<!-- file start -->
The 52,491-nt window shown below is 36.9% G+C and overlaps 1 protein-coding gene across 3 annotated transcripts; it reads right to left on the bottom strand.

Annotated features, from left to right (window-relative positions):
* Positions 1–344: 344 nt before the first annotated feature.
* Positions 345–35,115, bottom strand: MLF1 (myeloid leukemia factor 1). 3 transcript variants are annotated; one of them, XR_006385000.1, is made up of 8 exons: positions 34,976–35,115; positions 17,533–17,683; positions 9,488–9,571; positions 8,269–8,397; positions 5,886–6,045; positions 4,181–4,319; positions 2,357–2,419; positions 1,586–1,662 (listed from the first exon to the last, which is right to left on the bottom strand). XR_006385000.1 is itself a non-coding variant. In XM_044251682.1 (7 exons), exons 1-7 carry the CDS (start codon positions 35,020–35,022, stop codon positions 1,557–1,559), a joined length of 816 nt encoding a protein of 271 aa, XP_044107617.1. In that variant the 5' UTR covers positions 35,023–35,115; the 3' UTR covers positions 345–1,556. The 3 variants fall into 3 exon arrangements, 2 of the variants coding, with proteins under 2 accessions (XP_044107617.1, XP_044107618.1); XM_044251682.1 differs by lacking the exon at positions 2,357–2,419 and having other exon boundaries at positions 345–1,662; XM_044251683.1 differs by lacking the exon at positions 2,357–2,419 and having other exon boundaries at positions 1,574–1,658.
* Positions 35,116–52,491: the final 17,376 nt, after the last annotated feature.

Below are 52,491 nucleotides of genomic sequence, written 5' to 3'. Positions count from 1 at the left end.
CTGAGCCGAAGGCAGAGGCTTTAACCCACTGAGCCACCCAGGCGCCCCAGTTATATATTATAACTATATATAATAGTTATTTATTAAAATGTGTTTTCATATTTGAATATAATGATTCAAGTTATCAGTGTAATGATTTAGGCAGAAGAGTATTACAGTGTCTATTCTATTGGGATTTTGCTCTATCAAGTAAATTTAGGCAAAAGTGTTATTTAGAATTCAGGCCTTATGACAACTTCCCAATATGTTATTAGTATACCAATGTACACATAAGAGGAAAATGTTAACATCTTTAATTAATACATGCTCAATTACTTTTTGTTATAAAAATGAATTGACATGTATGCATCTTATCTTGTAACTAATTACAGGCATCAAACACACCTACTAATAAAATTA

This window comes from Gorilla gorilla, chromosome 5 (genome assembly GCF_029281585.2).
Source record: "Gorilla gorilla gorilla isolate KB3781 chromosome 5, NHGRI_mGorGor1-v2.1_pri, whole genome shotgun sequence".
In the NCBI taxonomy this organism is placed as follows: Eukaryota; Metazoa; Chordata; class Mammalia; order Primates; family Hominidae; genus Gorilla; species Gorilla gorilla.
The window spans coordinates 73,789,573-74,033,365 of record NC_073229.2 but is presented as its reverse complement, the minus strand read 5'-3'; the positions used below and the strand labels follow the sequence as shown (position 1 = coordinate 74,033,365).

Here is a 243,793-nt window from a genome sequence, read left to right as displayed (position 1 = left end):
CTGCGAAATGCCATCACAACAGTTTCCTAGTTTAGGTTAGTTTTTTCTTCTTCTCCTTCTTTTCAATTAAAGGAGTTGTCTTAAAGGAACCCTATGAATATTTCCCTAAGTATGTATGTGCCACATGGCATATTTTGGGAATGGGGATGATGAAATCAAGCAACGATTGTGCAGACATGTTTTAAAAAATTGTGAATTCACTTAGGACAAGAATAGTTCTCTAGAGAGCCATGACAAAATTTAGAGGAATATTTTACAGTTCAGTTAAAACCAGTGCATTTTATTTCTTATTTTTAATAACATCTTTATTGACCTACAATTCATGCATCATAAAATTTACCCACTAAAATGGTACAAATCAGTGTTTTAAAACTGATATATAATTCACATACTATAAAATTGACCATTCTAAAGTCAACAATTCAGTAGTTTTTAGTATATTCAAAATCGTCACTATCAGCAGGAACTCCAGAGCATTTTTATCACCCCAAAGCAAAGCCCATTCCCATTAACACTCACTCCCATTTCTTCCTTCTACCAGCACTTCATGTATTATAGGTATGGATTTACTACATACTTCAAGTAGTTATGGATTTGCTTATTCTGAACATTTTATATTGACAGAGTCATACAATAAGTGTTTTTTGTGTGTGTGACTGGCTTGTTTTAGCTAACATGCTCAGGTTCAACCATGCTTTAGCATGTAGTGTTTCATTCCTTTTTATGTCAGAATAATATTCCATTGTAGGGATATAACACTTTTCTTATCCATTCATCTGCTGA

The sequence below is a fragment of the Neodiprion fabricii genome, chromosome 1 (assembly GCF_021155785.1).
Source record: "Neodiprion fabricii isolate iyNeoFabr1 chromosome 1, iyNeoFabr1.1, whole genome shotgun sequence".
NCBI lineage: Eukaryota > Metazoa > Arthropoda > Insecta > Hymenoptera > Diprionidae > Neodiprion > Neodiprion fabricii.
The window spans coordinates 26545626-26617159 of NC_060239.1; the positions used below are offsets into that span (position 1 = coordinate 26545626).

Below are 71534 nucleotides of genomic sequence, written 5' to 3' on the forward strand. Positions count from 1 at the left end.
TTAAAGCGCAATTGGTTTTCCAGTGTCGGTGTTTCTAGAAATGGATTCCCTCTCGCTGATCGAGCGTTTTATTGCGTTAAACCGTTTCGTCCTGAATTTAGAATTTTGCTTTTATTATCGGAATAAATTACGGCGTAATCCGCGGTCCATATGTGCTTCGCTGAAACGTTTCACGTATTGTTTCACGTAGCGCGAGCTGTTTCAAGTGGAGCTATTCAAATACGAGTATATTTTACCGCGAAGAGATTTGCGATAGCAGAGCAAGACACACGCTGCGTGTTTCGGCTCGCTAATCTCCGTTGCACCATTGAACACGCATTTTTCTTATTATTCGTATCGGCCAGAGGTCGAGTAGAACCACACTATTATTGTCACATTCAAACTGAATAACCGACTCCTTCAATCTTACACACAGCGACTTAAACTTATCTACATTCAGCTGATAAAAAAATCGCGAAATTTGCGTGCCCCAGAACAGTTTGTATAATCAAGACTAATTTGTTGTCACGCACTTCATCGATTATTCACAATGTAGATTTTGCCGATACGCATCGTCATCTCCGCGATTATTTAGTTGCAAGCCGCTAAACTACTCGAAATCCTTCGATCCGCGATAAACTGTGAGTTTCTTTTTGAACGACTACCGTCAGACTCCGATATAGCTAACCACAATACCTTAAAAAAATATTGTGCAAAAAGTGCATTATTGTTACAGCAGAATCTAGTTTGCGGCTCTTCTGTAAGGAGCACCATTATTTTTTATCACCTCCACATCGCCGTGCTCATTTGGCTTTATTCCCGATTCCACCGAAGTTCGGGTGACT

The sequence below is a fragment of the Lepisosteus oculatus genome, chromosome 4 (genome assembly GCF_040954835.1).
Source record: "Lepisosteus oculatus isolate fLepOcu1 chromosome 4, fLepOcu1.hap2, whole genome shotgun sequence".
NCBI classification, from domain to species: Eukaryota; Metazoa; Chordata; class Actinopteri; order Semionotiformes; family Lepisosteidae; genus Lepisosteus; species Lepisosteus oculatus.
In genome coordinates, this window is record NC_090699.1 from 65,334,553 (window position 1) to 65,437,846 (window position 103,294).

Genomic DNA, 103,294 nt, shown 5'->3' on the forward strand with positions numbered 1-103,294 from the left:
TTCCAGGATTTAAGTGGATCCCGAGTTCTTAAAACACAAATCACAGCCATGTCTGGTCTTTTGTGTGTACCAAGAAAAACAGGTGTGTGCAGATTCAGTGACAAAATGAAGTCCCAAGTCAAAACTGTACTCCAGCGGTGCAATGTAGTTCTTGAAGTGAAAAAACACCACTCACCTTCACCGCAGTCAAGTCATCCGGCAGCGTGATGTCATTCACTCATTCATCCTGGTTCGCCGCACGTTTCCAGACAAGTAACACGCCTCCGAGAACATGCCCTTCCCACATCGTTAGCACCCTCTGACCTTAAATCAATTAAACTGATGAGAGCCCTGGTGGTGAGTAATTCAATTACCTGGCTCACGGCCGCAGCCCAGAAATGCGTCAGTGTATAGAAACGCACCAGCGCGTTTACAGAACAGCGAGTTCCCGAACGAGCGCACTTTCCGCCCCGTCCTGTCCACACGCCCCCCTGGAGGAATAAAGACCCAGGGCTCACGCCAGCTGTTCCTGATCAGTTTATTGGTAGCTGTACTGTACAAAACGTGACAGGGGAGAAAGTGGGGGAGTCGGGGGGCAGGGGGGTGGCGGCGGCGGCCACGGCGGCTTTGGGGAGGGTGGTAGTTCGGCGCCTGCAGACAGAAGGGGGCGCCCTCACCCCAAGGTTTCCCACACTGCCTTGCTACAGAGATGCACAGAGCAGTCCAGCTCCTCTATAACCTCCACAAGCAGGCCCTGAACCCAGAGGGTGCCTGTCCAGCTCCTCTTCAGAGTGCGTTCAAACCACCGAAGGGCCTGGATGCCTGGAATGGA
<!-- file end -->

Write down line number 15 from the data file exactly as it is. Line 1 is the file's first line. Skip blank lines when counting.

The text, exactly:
Source record: "Neodiprion fabricii isolate iyNeoFabr1 chromosome 1, iyNeoFabr1.1, whole genome shotgun sequence".